Friday, October 10, 2014
In recent years, numerous studies have illustrated the pivotal role played by the intestinal gut bacteria in the pathogenesis of diseases ranging from cancer to chronic inflammatory disorders such as multiple sclerosis. However, the mechanism of action has been poorly understood.
Now a recent study may have shed some light on this by showing how environmental factors like diet impact the composition of the gut bacteria and influence susceptibility to autoinflammatory diseases by playing a role in immune regulation. The results of this study have been published in Nature.
The study was done in a mouse model which carried a mutation in the gene Pstpip2 that leads to development of chronic recurrent multifocal osteomyelitis (CRMO) early on in life. Researchers found that changing the nutritional composition of the mice’s diet increased or decreased the numbers of the intestinal bacteria. One of the affected bacteria was Prevotella which has been implicated in causing osteomyelitis, arthritis, periodontal disease and other inflammatory disorders in humans.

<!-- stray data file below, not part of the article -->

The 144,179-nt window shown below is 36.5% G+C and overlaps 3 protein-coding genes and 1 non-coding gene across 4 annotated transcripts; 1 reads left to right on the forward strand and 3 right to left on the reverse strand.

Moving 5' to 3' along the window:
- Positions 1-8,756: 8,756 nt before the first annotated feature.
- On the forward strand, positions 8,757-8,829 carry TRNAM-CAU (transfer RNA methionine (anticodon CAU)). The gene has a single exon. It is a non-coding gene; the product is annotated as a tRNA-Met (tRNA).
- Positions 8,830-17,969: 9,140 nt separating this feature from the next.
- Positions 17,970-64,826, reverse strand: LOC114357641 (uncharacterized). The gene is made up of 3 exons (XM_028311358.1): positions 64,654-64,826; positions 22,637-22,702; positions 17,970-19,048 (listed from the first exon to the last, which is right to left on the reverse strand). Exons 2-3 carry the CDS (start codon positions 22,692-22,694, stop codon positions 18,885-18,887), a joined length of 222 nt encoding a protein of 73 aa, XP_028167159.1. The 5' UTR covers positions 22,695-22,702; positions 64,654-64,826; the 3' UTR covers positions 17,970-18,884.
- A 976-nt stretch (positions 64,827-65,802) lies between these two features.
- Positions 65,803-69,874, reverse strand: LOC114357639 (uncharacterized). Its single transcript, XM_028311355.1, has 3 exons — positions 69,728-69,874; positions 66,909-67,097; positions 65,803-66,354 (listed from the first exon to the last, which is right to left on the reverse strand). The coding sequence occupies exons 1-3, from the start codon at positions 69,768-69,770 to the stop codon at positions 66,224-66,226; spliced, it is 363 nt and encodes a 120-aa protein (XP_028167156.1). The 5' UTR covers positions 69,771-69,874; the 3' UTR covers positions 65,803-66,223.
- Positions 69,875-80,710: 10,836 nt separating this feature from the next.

The researchers found that a diet that limited the growth of Prevotella protected the mutant mice from osteomyelitis. The same diet also reduced the production of an immune molecule interleukin-1 beta (IL-1 beta). Earlier research has shown that IL-1 beta is associated with inflammation and osteomyelitis development in mutant mice. The researchers also found that dietary changes led to a limited supply of IL-1 beta in neutrophils.
To further test the role of the gut bacteria on osteomyelitis development, the researchers treated mice on the disease-promoting diet with a broad spectrum antibiotic cocktail. This resulted in a reduction in Prevotella as well as the intestinal levels of IL-1 beta. Consequently, fewer mice developed osteomyelitis.
The researchers also showed that transplantation of probiotic bacteria from healthy mice protected the at-risk, mutant mice from osteomyelitis.
Talking about the study, the researchers said, “The results suggest probiotics might provide a more targeted method for suppressing production of IL-1 beta and protecting against autoinflammatory diseases.”
This research provides insights about the hold these microscopic bacteria exercise over the immune system. Findings like these may enable one to tailor treatment strategies which simply alter gut microbial balance and reduce the risk of disease.
For study details:-Click Here!